Knowledge and Evil
Knowledge offers the individual who attains it the capacity to differentiate between evil and good or wrong and right. Therefore, must we disregard the likelihood that it may not in fact be knowledge, but rather the decisions we settle for subsequent to its attainment that brings about demise of individuals? The paper will try to examine the viewpoints of two writers, Christopher Marlowe and William Shakespeare, concerning the subject of knowledge probably being a downfall as they have inferred in their own plays, Doctor Faustus and Hamlet ...view middle of the document...
I pray thee stay with us, go not to Wittenberg" (Shakespeare, 1998, 1.1.112-119).
Doctor Faustus commences with a preamble in which the chorus line commends Faustus' academic accomplishments:
"At riper years to Wittenberg he went,
Whereas his kinsmen chiefly brought him up.
So much he profits in divinity,
The fruitful plot of scholarism grac'd
That shortly he was grac'd with doctor's name,
Excelling all, and sweetly can dispute
In th' heavenly matters of theology…" (Marlowe, 2001, Prologue 13-19).
Assuming Hamlet had returned to Wittenberg, could he have come across with his father's spirit? As for Faustus, it is obvious that he was originally fascinated by religious knowledge, which brought him no destruction until "…glutted now with learning's golden gifts, he surfeits upon cursed necromancy…" (Marlowe, 2001, Prologue 24-25).
Within this logic, both plays appear to be centring on knowledge as evil or good other than deeming knowledge as entirely evil. Marlowe and Shakespeare appear to have mutually established the fashion in contemporary, existential assessment rather than being motivated by the biblical analysis of knowledge as the prohibited fruit, which is and was widespread. Both plays may be scrutinized as backing the idea that knowledge by itself does not direct to demise, however, it is for individuals to differentiate between constructive and harmful information.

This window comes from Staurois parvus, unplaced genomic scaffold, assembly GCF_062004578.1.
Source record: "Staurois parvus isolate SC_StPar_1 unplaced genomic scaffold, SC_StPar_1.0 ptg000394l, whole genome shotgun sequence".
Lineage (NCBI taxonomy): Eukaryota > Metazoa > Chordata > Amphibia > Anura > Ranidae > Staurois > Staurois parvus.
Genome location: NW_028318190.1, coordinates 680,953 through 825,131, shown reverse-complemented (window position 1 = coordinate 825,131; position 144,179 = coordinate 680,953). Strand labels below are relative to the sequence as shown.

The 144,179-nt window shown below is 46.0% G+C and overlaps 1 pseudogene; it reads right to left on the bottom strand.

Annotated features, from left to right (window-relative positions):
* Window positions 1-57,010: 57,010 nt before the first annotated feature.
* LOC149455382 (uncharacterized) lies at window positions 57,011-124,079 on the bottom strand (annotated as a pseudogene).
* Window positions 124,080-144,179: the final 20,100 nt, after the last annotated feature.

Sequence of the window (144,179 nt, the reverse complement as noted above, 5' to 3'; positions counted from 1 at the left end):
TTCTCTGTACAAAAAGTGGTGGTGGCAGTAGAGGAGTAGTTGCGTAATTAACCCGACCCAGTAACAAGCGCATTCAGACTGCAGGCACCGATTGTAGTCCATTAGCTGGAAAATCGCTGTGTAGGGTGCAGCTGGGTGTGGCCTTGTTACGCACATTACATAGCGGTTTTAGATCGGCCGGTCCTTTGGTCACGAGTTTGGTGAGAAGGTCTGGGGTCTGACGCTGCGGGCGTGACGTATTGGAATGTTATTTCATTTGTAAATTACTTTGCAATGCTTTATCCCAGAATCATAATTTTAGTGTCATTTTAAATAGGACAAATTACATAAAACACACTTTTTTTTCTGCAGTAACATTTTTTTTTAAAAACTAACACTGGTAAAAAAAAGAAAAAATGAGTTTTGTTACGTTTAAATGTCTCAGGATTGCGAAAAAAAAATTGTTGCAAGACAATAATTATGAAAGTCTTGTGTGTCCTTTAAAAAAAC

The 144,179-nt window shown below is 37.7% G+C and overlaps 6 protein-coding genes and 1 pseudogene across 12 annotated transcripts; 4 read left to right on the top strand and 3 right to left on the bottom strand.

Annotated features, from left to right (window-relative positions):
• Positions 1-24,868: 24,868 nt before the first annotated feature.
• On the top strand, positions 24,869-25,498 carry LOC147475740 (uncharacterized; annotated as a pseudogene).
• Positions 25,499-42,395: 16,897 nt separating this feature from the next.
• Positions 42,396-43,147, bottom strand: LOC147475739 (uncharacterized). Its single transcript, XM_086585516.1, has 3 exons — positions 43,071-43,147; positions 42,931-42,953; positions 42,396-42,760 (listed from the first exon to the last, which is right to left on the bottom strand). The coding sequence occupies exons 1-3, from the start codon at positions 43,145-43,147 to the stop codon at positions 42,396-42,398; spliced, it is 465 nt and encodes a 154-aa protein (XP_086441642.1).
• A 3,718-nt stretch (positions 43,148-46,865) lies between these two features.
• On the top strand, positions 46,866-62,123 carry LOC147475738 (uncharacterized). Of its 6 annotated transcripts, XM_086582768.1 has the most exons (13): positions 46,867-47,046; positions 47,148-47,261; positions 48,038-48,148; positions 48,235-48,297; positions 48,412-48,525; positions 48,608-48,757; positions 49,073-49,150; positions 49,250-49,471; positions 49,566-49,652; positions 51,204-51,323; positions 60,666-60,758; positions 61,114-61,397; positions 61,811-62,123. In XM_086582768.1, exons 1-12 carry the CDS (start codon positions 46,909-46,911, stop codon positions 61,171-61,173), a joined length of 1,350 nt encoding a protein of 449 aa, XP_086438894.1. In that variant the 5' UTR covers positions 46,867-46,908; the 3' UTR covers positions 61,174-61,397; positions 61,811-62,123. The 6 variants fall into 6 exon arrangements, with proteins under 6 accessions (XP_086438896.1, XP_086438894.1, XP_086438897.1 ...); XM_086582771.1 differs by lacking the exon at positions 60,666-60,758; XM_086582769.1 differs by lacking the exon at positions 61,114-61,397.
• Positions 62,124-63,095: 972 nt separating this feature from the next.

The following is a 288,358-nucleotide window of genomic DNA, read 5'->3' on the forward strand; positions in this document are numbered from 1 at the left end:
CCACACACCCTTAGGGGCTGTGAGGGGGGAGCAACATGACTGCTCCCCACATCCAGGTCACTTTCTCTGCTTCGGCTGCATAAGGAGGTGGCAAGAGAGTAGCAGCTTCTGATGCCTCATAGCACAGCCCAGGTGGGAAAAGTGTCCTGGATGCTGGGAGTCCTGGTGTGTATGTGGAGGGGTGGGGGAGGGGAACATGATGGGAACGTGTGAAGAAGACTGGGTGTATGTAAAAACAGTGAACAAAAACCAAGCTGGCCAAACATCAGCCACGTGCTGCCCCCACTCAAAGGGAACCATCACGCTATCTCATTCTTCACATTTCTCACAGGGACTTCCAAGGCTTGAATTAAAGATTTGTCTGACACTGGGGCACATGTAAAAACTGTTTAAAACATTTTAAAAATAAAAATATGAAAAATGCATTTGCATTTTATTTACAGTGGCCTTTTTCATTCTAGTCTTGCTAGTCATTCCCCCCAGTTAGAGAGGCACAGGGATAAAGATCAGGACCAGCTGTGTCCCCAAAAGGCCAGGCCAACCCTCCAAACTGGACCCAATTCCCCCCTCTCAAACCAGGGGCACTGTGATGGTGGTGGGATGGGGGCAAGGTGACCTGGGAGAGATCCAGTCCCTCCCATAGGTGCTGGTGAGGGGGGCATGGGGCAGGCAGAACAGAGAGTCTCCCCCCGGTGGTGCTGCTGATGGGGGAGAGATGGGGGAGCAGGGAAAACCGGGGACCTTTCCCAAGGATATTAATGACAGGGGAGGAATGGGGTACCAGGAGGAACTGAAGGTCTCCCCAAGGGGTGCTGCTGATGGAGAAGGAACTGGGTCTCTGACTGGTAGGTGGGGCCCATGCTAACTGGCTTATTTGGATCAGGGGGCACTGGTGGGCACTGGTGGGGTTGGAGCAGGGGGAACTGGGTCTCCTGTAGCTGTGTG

Conversely, can we actually distinguish between constructive and harmful knowledge? What emerges as more significant is how we utilize it or how we construe it. A few lines below the lines quoted above from the prologue of Doctor Faustus we read:
"…heavens conspir'd his overthrow" (Marlowe, 2001, Prologue 22).This appears to designate yet an additional thought: that there is no boundary to the acquisition of knowledge. Via the introduction the spectators of the play are accustomed to the thought that Faustus has been attaining knowledge with the approval of the heavens, until the heavens settle on that he has obtained sufficient of it, and that subsequent to this he will competent to equate himself to God. Consequently, his demise seems premeditated. If we consider the topic of knowledge from a theological viewpoint, it appears that the heavens do not deny individuals with knowledge absolutely, but instead establish a boundary to it. Eve and Adam did not appear to be completely uninformed before ingesting the prohibited fruit. Therefore, as Faustus becomes conceited of his broad knowledge, his demise is determined upon by the heavens nearly as if he now symbolizes a menace:
"Till, swollen with cunning of a self-conceit,
His waxen wings did mount above his reach,
And, melting, heavens conspir'd his overthrow…" (Marlowe, 2001, Prologue 20-22).
As of a moralistic approach, Faustus' attitude can be compared to that of contemporary day scientists who set no boundaries to their experimentations and attempt to be God. Conversely, this last similarity does...